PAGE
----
In June 2015, two teachers from Christ the Sower Primary School were trained to use Primary World of Work materials with Year 6 pupils. This involved an experienced Worktree facilitator in meeting with the teachers to plan the day, modelling the assembly delivery at the start and end of the day, and supporting both teachers and two support assistants through delivery of the various activities.
Headteacher Huw Humphreys said: “Worktree provided inspired ways to help children prepare for the main “course” of the day – interviewing four guests from different work settings and finding out all about their employment.
“We started the day with an assembly for Y4-6 learning about what it is that employers really wanted – good self-management, teamwork, enterprise-awareness, problem-solving and the skills of listening and speaking, before they met the guests – somebody from Argos head office, a self-employed mural artist, a park ranger and a guy who works for Apple.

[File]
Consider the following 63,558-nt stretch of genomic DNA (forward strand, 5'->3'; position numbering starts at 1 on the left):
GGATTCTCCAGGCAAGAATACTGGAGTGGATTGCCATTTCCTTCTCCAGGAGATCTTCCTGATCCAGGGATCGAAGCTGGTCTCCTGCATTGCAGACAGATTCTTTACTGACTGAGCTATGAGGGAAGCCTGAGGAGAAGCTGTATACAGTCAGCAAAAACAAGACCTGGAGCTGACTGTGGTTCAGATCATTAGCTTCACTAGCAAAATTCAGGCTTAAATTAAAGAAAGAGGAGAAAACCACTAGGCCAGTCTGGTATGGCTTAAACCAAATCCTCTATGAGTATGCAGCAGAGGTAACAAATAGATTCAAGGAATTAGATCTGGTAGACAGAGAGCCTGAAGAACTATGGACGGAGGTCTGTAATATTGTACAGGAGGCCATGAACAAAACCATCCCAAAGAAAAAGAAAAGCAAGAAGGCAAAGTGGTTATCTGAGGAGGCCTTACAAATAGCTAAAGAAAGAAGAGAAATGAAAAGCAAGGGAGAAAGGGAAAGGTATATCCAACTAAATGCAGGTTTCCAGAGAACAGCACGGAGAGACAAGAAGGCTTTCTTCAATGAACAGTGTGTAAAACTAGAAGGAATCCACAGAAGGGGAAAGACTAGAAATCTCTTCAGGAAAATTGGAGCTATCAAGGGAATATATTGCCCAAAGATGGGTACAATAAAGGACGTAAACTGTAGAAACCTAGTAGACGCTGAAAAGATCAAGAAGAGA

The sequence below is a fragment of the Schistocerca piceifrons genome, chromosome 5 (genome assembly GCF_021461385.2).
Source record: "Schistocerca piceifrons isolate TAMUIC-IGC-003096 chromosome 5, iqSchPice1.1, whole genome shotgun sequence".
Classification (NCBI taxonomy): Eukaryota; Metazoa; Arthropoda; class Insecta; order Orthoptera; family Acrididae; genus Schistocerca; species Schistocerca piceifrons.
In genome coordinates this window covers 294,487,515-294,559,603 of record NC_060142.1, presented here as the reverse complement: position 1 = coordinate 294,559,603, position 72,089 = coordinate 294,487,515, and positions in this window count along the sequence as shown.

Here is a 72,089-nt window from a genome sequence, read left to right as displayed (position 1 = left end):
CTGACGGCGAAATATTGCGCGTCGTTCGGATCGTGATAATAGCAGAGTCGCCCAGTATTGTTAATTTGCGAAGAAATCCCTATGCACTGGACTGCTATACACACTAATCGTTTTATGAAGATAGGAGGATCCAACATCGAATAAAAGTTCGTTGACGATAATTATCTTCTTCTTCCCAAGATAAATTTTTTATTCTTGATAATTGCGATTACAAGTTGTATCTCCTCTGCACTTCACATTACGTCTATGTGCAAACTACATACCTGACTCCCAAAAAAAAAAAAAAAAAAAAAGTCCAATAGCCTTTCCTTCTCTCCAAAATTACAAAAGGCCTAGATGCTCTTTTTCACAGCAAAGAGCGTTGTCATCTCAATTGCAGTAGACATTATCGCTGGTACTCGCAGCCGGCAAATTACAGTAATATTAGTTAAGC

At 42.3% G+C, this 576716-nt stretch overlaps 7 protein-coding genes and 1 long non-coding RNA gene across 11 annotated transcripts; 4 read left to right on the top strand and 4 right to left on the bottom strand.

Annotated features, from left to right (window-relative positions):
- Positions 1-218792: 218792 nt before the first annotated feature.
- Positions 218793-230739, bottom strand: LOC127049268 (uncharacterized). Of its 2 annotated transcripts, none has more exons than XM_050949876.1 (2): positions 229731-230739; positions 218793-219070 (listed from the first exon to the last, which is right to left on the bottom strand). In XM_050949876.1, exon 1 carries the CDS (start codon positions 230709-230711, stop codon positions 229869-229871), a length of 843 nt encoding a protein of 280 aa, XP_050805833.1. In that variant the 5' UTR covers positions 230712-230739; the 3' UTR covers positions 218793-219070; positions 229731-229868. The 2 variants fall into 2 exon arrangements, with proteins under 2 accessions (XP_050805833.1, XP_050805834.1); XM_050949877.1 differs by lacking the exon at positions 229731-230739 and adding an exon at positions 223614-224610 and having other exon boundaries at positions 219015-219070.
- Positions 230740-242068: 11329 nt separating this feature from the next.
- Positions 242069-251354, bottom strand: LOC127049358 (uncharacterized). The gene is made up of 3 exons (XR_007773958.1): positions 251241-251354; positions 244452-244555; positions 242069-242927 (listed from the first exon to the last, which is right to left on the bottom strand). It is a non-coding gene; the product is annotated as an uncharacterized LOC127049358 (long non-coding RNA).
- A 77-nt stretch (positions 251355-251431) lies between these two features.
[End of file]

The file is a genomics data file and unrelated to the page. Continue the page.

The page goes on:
“All this took place at the same time as I was beginning the annual round of recruiting children into the 72 posts in 13 job-roles that we want Y6 children to take part in across the school next year. This has forced the current Year 5 to think about more formal approaches to “doing jobs” in school – an extended application form, arguing for some of the skills that Worktree was sharing with them today, the expectation of interview and testing before a post becomes a reality, and the training that will be needed to keep the skills in place throughout their time in Year 6.
“At the end of the day, the Worktree facilitator brought all the groups together and we had a really super discussion with Y6 and Y5 together about what had been learnt, and what difference it was going to make to these children. The facilitator challenged them to talk to 50 people this year about their jobs, and build up a really clear idea of what it is that would suit them as they grow up.
“The Worktree facilitator has empowered by teachers to deliver the same activity to next year’s Year 6 pupils.”